Battle of Szczekociny
|Battle of Szczekociny|
|Part of the Kościuszko Uprising|
Battle of Szczekociny, 1794, by Michał Stachowicz
|Poland|| Russian Empire
|Commanders and leaders|
|Tadeusz Kościuszko||Fiodor Denisov
|Casualties and losses|
The Battle of Szczekociny was fought on June 6, 1794, near the town of Szczekociny, Lesser Poland, between Poland and the combined forces of the Russian Empire and Kingdom of Prussia. Polish forces were led by Tadeusz Kościuszko, and the Russians and Prussians by Alexander Tormasov, future eminent general of the Napoleonic Wars. Tormasov was aided by Prussian General Francis Favrat,:194 who emphasized the use of artillery, which put Russian-Prussian forces in the advantage.
Following the Russian defeat at the Battle of Raclawice, the Prussians entered Poland to help confront the Polish revolt.:194 Prussia and Russia were threatened the sanctuary Poland offered serfs and Prussia was additionally threatened by their burghers lured to Poland's promise of democracy and free-market economy.:156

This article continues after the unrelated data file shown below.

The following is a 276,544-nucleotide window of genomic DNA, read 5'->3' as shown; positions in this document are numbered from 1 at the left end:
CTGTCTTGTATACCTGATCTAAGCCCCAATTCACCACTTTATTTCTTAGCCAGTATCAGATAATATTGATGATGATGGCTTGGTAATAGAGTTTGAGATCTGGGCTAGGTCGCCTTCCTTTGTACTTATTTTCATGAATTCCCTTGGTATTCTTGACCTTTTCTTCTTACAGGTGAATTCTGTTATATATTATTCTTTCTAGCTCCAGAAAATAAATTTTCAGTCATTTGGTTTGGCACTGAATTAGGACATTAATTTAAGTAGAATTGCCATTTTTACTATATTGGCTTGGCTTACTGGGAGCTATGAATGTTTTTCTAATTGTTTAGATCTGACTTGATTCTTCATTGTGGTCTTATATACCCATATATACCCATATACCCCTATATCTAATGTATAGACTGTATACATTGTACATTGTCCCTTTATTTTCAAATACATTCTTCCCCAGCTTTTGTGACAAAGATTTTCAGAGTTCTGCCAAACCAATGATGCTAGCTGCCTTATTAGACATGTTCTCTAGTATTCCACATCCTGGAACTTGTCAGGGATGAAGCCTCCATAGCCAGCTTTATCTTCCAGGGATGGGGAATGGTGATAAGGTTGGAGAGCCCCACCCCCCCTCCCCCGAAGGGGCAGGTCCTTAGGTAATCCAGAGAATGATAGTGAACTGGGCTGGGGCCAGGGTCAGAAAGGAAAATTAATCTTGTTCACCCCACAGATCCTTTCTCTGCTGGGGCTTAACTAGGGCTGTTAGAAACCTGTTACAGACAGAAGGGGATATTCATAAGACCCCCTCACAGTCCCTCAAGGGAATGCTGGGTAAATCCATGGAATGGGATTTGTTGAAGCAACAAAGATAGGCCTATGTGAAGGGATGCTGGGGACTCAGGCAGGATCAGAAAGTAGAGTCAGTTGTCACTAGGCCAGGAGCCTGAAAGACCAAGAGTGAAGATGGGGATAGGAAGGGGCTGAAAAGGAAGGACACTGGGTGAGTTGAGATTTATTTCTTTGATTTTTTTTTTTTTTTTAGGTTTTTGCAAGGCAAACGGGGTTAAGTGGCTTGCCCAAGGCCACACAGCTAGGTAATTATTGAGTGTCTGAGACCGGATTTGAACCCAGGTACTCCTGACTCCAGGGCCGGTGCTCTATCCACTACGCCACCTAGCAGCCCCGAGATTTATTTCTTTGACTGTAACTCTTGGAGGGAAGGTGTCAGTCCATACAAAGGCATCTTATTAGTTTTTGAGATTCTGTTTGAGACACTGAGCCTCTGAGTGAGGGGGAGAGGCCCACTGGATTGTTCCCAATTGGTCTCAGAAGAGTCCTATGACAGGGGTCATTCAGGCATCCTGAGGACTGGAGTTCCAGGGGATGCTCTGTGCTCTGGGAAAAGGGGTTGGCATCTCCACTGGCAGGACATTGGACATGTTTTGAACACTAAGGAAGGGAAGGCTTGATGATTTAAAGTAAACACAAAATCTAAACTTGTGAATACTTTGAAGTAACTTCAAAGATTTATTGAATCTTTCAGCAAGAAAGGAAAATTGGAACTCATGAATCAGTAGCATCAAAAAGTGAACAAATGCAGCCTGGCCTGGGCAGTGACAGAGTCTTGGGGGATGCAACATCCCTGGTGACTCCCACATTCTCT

On the morning of 6 June, General Wodzicki noted, "It is impossible that Denisov could have amassed such an army. My eyes must be wrong, but I can see Prussians.":194 Kosciuszko had received assurances the Prussians would remain neutral.:194 Russian forces were placed on the left wing, while Prussian army was located on the right wing.
The combined Russo-Prussian forces of 26,500 were victorious, defeating Kosciuszko’s army of 15,000 with cannon fire.:194 Polish peasant hero, Wojciech Bartosz Głowacki, died of the wounds he sustained during this battle.:194 Other Polish military commanders who took part in the battle were General Adam Poninski, General Antoni Madalinski, General Jan Grochowski and Duke Eustachy Sanguszko. Apart from Glowacki, two Polish generals died in the battle: Jozef Wodzicki:194 and Jan Grochowski.:168
Found on the battlefield by General Sanguszko, the wounded Kosciuszko stated, "I want to die here", as he was ridden to safety.:195
Kosciuszko's rebels retreated to Warsaw while the combined Russian and Prussian force captured Krakow on 15 June.:195 Austria then invaded Poland from the south.:195 The Polish revolt was reduced to defending Warsaw.:195
- Storozynski, A., 2009, The Peasant Prince, New York: St. Martin's Press, ISBN 9780312388027
- Reddaway, W.F., The Cambridge History of Poland, Vol. 2, Cambridge: Cambridge University Press